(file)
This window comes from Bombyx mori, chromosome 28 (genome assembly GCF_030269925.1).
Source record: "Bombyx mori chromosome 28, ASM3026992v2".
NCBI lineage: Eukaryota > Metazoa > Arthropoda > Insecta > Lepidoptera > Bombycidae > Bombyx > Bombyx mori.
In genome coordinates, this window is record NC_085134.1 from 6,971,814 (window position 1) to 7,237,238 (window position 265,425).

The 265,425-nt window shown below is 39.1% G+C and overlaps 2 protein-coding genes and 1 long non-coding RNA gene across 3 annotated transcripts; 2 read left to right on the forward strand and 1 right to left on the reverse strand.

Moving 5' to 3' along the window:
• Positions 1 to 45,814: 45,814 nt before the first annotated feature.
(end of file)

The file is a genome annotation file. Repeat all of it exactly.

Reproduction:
This window comes from Bombyx mori, chromosome 28 (genome assembly GCF_030269925.1).
Source record: "Bombyx mori chromosome 28, ASM3026992v2".
NCBI lineage: Eukaryota > Metazoa > Arthropoda > Insecta > Lepidoptera > Bombycidae > Bombyx > Bombyx mori.
In genome coordinates, this window is record NC_085134.1 from 6,971,814 (window position 1) to 7,237,238 (window position 265,425).

The 265,425-nt window shown below is 39.1% G+C and overlaps 2 protein-coding genes and 1 long non-coding RNA gene across 3 annotated transcripts; 2 read left to right on the forward strand and 1 right to left on the reverse strand.

Moving 5' to 3' along the window:
• Positions 1 to 45,814: 45,814 nt before the first annotated feature.